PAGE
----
I asked my Italian husband what they taste like.  His response: “On their own, tasteless biscuits.  But with Nutella they are just delicious.  I could eat them all day – at breakfast, in the afternoon, before bed with a glass of milk.”

I’ve heard tourists and expats describe the taste as: cardboard, dust, crumbly rice cake, stale toast.

In defense of the little fette biscottate – they taste much better when there’s something on them.  Many of the above-mentioned tourists and expats tried snacking on them plain, which isn’t the best way to eat them. 

What Are The Ingredients in Fette Biscottate?

They may contain:

  • Flour
  • Yeast
  • Oil
  • Sugar
  • Salt
  • Eggs
  • Butter
  • Milk
  • Water

Fette Biscottate – What Do You Eat With Them?

Jar of Nutella next to a plate with two fette biscottate with Nutella spread on them.
Fette biscottate and Nutella – the perfect pair?

You can get creative with them.  Some classics and toppings I’ve seen here include:

  • Nutella
  • honey
  • ricotta
  • ricotta and figs
  • butter
  • butter and flaky sea salt
  • cream cheese (called Philadelphia here)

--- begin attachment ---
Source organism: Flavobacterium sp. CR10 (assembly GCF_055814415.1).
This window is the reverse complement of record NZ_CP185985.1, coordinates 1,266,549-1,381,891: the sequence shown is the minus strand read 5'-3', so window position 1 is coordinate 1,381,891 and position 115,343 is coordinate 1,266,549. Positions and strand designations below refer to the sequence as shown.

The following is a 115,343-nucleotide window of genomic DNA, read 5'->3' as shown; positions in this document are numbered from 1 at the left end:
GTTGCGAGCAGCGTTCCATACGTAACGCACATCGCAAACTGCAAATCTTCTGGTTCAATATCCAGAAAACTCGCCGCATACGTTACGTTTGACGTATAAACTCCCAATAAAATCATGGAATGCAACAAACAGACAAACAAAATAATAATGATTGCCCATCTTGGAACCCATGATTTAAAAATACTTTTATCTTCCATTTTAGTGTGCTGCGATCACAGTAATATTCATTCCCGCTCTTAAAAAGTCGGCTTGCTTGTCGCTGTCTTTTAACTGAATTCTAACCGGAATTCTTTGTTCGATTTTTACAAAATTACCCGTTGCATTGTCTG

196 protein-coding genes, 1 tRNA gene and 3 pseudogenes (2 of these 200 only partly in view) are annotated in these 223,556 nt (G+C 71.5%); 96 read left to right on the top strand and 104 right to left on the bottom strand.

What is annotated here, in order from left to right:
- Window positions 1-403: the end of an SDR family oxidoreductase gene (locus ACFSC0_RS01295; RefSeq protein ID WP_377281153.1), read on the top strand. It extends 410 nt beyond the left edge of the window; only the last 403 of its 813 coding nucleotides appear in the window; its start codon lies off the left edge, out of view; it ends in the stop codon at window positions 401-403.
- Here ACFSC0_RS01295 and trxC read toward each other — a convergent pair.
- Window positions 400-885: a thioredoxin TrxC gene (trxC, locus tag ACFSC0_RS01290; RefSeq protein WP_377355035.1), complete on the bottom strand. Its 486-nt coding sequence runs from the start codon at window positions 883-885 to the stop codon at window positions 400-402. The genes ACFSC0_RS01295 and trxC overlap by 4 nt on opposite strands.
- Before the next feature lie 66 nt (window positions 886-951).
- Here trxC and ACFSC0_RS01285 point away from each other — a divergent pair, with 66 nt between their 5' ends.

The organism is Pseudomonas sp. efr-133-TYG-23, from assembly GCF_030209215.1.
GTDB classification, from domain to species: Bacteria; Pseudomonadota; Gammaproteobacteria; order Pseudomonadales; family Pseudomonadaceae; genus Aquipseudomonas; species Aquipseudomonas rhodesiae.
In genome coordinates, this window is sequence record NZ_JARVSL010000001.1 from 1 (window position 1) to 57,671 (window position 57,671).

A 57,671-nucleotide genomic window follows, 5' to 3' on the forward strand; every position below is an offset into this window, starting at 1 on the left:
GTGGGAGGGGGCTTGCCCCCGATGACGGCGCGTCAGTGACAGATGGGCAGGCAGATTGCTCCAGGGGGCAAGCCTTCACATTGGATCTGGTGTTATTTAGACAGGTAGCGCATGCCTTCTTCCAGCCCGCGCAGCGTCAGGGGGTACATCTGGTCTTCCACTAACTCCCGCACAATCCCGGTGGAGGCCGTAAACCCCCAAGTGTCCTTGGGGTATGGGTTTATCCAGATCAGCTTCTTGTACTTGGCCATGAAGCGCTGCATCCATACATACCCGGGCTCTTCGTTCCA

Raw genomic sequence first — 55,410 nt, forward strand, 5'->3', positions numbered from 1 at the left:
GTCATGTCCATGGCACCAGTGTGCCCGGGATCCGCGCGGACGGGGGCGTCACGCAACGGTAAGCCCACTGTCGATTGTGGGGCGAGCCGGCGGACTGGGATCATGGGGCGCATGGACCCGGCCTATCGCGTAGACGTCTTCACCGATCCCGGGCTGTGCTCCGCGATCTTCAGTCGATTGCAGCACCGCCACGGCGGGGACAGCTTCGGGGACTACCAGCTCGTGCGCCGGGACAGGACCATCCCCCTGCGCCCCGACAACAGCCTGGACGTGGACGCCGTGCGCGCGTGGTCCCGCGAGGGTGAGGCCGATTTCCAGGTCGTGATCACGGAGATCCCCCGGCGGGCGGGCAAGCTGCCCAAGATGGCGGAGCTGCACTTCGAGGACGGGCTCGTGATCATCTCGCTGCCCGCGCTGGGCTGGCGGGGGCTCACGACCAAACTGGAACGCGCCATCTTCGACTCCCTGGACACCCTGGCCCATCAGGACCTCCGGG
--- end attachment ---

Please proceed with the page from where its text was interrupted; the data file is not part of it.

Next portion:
• jams or jellies
  • peanut butter, almond butter, etc
  • peanut butter and jelly (admittedly, I’ve only seen American expats doing this)

They are often eaten as a part of a simple breakfast – fette biscottate with a spread and coffee or tea.  This wouldn’t be enough for me, but many Italians have a very light breakfast, followed by a substantial lunch and a lighter dinner.  They are quick and easy – which is what many Italians want for breakfast.  Italians choose to focus their culinary efforts on pranzo (lunch) and cena (dinner). 

Who Eats Them?

Jar of Nutella sits next to package of fette biscottate outdoors in Italy.

Hotel Guests – As I mentioned above, if you’re staying in an Italian five-star hotel, bed & breakfast, rifugio, hostel, villa, you name it – you’ll see fette biscottate at breakfast.  They look out of place at a fancy hotel’s breakfast buffet, but there are Italians who will skip over delectable made-to-order omelets, fresh local cheeses, and homemade pastries for a chance to slather some fette biscottate in Nutella and call it a breakfast.  My husband is one of them.